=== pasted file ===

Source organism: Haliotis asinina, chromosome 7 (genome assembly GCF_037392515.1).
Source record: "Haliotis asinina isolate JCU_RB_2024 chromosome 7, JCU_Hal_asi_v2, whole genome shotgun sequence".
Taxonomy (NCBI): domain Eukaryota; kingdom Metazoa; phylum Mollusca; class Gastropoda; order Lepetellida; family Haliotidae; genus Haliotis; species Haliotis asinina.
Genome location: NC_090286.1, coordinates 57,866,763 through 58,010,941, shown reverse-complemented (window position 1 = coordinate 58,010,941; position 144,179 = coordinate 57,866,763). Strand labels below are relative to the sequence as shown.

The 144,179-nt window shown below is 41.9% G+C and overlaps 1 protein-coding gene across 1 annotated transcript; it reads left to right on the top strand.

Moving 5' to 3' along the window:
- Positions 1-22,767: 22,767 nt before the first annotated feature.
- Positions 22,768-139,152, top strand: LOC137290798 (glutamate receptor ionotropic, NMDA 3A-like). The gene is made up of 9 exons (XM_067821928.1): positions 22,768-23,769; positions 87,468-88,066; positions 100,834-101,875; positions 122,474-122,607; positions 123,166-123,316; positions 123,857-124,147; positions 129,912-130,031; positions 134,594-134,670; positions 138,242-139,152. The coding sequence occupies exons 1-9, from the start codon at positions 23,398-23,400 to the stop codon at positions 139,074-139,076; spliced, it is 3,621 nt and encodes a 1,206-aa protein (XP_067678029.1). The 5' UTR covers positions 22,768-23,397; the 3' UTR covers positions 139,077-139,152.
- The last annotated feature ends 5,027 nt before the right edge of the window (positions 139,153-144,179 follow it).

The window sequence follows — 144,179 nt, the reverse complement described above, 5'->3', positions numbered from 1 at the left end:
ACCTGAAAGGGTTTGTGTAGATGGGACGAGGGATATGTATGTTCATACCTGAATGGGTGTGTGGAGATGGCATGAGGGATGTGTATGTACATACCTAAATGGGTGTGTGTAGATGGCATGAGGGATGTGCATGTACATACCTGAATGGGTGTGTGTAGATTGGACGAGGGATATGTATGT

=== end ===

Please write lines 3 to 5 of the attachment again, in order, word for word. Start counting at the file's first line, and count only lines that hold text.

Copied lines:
Taxonomy (NCBI): domain Eukaryota; kingdom Metazoa; phylum Mollusca; class Gastropoda; order Lepetellida; family Haliotidae; genus Haliotis; species Haliotis asinina.
Genome location: NC_090286.1, coordinates 57,866,763 through 58,010,941, shown reverse-complemented (window position 1 = coordinate 58,010,941; position 144,179 = coordinate 57,866,763). Strand labels below are relative to the sequence as shown.

The 144,179-nt window shown below is 41.9% G+C and overlaps 1 protein-coding gene across 1 annotated transcript; it reads left to right on the top strand.